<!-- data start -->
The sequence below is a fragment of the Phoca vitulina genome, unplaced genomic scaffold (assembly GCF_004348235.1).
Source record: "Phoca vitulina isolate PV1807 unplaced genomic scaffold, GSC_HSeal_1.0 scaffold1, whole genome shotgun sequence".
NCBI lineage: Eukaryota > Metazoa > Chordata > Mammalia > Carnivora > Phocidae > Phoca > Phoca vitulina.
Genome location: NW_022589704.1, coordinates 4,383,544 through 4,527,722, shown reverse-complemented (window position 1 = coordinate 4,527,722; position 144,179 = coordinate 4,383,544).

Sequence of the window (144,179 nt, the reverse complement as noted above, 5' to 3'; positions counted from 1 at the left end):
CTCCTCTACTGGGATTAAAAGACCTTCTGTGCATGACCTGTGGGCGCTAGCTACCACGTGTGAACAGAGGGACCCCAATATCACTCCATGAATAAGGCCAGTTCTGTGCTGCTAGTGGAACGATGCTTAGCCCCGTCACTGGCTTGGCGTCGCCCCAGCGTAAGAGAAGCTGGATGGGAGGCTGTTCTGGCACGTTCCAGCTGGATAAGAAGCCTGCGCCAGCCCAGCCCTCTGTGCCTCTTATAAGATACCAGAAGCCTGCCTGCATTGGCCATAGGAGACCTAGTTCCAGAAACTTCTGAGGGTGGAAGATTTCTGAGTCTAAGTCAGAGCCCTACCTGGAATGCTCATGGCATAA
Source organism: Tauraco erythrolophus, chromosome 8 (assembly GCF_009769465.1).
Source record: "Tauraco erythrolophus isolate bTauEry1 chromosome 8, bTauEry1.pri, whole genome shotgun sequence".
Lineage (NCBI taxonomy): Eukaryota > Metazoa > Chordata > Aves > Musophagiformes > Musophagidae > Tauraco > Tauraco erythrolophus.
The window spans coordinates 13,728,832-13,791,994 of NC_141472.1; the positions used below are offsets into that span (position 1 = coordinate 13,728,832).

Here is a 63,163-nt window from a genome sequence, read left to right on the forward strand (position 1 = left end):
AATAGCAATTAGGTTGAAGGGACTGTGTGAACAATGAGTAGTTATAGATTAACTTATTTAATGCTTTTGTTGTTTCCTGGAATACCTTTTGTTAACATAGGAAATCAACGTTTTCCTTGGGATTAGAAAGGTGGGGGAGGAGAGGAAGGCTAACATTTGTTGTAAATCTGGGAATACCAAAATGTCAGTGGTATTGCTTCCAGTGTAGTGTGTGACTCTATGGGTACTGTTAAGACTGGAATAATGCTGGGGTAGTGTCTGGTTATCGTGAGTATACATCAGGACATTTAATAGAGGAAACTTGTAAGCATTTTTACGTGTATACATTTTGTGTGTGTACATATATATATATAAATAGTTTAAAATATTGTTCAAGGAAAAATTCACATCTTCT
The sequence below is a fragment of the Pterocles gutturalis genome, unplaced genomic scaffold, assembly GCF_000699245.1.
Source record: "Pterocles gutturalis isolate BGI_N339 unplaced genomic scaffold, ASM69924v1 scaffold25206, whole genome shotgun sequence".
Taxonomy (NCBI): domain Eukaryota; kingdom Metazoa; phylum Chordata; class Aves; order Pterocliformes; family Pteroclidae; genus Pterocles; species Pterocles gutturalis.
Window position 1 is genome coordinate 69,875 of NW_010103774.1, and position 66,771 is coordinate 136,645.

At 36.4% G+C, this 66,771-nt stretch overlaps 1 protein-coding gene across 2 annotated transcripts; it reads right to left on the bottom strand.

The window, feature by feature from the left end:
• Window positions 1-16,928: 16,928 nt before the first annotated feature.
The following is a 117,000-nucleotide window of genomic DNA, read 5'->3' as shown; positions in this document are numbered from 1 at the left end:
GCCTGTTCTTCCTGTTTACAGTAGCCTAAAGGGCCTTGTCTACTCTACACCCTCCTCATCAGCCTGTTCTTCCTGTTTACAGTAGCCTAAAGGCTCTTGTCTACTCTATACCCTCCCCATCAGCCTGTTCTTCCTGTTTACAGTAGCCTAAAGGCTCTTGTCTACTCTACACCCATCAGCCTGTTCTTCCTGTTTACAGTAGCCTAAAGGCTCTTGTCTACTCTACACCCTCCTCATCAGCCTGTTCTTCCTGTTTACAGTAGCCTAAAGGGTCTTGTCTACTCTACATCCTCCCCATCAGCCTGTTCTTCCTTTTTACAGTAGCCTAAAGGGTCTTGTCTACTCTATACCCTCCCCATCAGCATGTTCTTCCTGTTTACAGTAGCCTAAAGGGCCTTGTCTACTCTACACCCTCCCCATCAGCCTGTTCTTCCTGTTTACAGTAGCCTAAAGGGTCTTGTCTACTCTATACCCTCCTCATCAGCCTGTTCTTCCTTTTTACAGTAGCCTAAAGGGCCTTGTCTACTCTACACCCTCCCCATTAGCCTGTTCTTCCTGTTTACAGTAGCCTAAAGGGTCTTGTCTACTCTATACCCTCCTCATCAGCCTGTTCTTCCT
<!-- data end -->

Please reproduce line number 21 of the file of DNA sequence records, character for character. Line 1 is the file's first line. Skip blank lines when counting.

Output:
GCCTGTTCTTCCTGTTTACAGTAGCCTAAAGGGCCTTGTCTACTCTACACCCTCCTCATCAGCCTGTTCTTCCTGTTTACAGTAGCCTAAAGGCTCTTGTCTACTCTATACCCTCCCCATCAGCCTGTTCTTCCTGTTTACAGTAGCCTAAAGGCTCTTGTCTACTCTACACCCATCAGCCTGTTCTTCCTGTTTACAGTAGCCTAAAGGCTCTTGTCTACTCTACACCCTCCTCATCAGCCTGTTCTTCCTGTTTACAGTAGCCTAAAGGGTCTTGTCTACTCTACATCCTCCCCATCAGCCTGTTCTTCCTTTTTACAGTAGCCTAAAGGGTCTTGTCTACTCTATACCCTCCCCATCAGCATGTTCTTCCTGTTTACAGTAGCCTAAAGGGCCTTGTCTACTCTACACCCTCCCCATCAGCCTGTTCTTCCTGTTTACAGTAGCCTAAAGGGTCTTGTCTACTCTATACCCTCCTCATCAGCCTGTTCTTCCTTTTTACAGTAGCCTAAAGGGCCTTGTCTACTCTACACCCTCCCCATTAGCCTGTTCTTCCTGTTTACAGTAGCCTAAAGGGTCTTGTCTACTCTATACCCTCCTCATCAGCCTGTTCTTCCT